This site uses cookies to improve your browsing experience. By continuing to browse the website, you accept such cookies. For more details and to change your settings, see our Cookie Policy and Privacy Policy.

# game theory river play

• Coach
Coach
Joined: 07.02.2009
Quick one
both players play with optimal frequencies and the get to the river.

If I get it right the eqilibrium point is when A bluffs 100 into 100 pot, he should have 33% bluff 66% value as player B gets 33% odds.

Should player B call with 50% of his combinations he gets to the river with or 33%?
• 55 replies
• Basic
Joined: 08.08.2012
Just reverse the roles now and figure out odds for B. He has to call 100 to win 200 so 100/(100+200).
• Basic
Joined: 08.08.2012
You have to include the 100 that B calls into equation because once he calls it becomes part of the pot. Left that out in my intial reply.
• Coach
Coach
Joined: 07.02.2009
Originally posted by serverm07
Just reverse the roles now and figure out odds for B. He has to call 100 to win 200 so 100/(100+200).
that's direct odds, not game theory unexploitable frequency ken what I mean pal.

basically question is if my frequency should be on odds I'm getting or those he's getting on his bluff
• Black
Joined: 27.11.2008
2:1 value:bluff ratio from Player A's perspective is the balanced/game-theory optimal frequencies for his range.

33% pot odds for Player B is what he's getting. If he knows player A's exact range, he can make an exploitive call if he has >33% equity vs the river range.

If he has no idea what Player A's range is, he can use the optimal defense frequency of calling the top 50% of his range.
• Basic
Joined: 08.08.2012
I misunderstood what you meant. Also wanted to point out that gto only focuses on own range you dont care about opponents strat.
• Coach
Coach
Joined: 07.02.2009
yeah I got it right thanks mbml
it just felt weird that he has 33% bluff combos and I call 50% of my range
• Bronze
Joined: 19.06.2012
Calling 50% if the bettor is perfectly polarized.

Caller is getting 33% pot odds and winning 33% when calling.

If bettor is not perfectly polarized it's a bit more complicated: http://www.pokerstrategy.com/strategy/bss/2314/1/
• Bronze
Joined: 16.09.2009
Originally posted by LemOn36
yeah I got it right thanks mbml
it just felt weird that he has 33% bluff combos and I call 50% of my range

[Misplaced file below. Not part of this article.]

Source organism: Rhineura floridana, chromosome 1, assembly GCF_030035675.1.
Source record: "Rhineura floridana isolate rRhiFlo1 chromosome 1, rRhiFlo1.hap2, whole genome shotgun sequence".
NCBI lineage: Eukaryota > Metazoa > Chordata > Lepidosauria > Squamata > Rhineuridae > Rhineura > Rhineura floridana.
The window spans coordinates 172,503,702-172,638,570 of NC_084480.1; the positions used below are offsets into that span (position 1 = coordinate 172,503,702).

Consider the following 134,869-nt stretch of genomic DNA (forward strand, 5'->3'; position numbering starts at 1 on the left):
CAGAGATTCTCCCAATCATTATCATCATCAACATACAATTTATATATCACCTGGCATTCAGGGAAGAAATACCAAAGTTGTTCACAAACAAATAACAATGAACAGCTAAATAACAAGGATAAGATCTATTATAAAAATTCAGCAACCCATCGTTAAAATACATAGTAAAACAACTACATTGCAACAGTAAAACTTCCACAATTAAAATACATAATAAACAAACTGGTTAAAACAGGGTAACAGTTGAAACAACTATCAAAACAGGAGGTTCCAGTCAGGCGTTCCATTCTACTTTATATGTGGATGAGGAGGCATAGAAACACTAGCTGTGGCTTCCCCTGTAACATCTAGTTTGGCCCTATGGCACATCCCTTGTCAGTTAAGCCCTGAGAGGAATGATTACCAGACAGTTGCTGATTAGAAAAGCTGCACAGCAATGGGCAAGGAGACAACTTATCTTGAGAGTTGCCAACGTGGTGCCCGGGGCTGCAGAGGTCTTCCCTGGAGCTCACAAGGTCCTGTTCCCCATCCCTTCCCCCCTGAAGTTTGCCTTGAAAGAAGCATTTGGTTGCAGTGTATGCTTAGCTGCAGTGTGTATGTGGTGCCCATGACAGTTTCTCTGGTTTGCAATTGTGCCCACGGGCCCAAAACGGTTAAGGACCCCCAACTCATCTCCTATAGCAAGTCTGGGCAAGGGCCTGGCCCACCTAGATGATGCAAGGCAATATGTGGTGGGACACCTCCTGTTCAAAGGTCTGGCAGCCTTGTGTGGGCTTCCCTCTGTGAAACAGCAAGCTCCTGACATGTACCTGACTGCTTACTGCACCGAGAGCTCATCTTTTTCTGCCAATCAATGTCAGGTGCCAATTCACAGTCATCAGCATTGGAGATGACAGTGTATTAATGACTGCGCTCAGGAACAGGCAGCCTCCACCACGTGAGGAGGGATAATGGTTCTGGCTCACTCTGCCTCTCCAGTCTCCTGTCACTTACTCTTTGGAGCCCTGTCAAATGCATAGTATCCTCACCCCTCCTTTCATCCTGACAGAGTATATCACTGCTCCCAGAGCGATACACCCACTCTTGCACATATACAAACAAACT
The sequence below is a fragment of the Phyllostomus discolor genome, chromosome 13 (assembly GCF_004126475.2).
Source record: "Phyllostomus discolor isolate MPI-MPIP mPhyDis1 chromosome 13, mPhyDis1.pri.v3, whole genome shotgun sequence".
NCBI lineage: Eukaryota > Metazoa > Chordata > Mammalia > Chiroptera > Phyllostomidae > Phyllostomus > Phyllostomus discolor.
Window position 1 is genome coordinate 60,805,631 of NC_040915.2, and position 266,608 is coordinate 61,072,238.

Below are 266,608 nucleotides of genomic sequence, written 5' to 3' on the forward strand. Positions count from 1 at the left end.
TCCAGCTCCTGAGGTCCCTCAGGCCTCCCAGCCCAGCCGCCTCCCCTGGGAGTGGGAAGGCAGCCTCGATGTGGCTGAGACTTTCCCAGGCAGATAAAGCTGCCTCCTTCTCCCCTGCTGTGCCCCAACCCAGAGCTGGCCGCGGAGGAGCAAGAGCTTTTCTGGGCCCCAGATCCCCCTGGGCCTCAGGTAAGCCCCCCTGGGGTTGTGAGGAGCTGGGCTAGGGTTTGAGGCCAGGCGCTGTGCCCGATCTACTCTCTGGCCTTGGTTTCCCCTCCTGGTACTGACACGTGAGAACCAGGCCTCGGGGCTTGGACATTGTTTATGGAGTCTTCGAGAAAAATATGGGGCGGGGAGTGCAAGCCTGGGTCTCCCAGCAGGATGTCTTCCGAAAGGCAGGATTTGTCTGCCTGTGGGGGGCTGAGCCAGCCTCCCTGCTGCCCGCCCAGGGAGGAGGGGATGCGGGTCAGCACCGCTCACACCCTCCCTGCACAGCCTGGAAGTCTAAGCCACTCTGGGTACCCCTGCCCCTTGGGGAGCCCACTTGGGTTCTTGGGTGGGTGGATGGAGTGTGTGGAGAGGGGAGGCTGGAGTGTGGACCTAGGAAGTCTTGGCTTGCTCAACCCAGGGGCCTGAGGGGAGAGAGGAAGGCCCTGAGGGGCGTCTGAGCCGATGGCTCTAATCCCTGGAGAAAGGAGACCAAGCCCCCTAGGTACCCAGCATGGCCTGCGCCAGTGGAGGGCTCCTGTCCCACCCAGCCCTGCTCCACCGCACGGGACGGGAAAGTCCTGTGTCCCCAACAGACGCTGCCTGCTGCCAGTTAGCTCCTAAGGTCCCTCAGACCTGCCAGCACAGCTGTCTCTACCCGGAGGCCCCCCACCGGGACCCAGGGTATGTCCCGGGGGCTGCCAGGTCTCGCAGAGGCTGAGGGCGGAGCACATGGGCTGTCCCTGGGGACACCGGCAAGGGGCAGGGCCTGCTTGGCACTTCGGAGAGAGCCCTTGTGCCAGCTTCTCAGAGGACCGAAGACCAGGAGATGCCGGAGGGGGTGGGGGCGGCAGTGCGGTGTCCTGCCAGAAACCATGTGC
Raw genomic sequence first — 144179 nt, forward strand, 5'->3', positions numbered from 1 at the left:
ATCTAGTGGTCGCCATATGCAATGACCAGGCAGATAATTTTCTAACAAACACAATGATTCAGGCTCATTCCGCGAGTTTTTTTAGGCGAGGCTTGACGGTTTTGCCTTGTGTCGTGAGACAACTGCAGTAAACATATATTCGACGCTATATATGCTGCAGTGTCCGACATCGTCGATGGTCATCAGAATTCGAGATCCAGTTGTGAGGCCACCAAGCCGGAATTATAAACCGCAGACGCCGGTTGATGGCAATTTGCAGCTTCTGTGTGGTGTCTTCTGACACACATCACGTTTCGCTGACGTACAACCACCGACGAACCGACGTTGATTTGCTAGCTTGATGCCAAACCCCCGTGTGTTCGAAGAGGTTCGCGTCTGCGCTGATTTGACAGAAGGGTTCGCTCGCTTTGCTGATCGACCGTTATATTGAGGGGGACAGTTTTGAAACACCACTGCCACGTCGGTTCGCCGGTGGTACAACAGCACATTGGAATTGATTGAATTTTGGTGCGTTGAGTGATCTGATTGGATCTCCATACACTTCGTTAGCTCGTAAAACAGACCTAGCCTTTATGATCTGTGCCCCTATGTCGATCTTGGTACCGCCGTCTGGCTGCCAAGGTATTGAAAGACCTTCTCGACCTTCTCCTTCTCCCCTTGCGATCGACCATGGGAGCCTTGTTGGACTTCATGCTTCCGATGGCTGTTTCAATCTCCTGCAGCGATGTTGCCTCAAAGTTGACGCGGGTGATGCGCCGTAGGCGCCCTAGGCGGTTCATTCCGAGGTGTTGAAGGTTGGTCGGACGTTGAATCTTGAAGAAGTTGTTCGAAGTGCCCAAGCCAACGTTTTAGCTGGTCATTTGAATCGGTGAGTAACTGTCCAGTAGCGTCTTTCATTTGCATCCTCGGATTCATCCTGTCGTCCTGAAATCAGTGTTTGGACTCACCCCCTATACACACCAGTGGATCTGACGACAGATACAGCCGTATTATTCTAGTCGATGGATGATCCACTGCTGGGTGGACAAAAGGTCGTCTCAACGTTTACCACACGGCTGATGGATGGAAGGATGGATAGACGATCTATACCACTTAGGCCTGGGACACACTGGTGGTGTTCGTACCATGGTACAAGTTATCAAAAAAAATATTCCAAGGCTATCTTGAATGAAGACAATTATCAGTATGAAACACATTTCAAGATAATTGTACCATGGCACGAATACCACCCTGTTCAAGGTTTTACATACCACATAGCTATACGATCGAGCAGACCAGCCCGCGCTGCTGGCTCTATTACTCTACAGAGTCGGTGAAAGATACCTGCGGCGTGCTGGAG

That's because of the dead money from earlier streets.
If there was no dead money and therefore villain bets 100 into 0, you'd need to call with 33% of your range against 33% bluff combos. Am I right?
• Black
Joined: 27.11.2008
nope.

If the pot is zero and villain bets 100, he is risking 100 to win 0, meaning that your optimal defense frequency is 0%

If we look at it from an exploitive standpoint, we need our range to be 50%+ against his betting range in order to make a call.
• Coach
Coach
Joined: 02.10.2012
Originally posted by mbml

If the pot is zero and villain bets 100, he is risking 100 to win 0, meaning that your optimal defense frequency is 0%
assuming you never have nuts
• Bronze
Joined: 15.06.2009
For the caller there is a simple mnemonic to remember what is right:

If you get N to 1 to call then it should be 1 in N that you fold. Odds become "chance", which is not exactly the mirror image.
In the example you get 2 to 1 to call, and fold 1 in 2 = 50%. A half-pot bet would be 3 to 1 giving fold 1 in 3 = 33% (and not 25%).
• Bronze
Joined: 15.06.2009
Here is a slightly harder nut to crack:

On the river the pot is \$100, you bet \$100. You are raised, and it will cost you \$200 to see showdown. You realize that your hand now is a bluff-catcher only. Your opponent is playing GTO. How often should you call if you want to be unexploitable?

Hint: Now the mnemonic above, in a way, both does, and does not work

Edit: One more hint. This really is pretty tricky. Whether you call 100% or 0% or something in between for a while doesn't matter because the opponent makes this bluff with the correct frequency. But, in the long run, ... Think for a while about how much the opponent invests in a bluff of this sort.
• Bronze
Joined: 19.06.2012
Originally posted by YohanN7
For the caller there is a simple mnemonic to remember what is right:

If you get N to 1 to call then it should be 1 in N that you fold. Odds become "chance", which is not exactly the mirror image.
In the example you get 2 to 1 to call, and fold 1 in 2 = 50%. A half-pot bet would be 3 to 1 giving fold 1 in 3 = 33% (and not 25%).
Not true.

Only true if your range is 100% bluffcatchers, meaning every hand in your range beats every bluff your opponent has. Or to put another way, only true if your opponent is truly polarize.d
• Bronze
Joined: 15.06.2009
Originally posted by lnternet
Originally posted by YohanN7
For the caller there is a simple mnemonic to remember what is right:

If you get N to 1 to call then it should be 1 in N that you fold. Odds become "chance", which is not exactly the mirror image.
In the example you get 2 to 1 to call, and fold 1 in 2 = 50%. A half-pot bet would be 3 to 1 giving fold 1 in 3 = 33% (and not 25%).
Not true.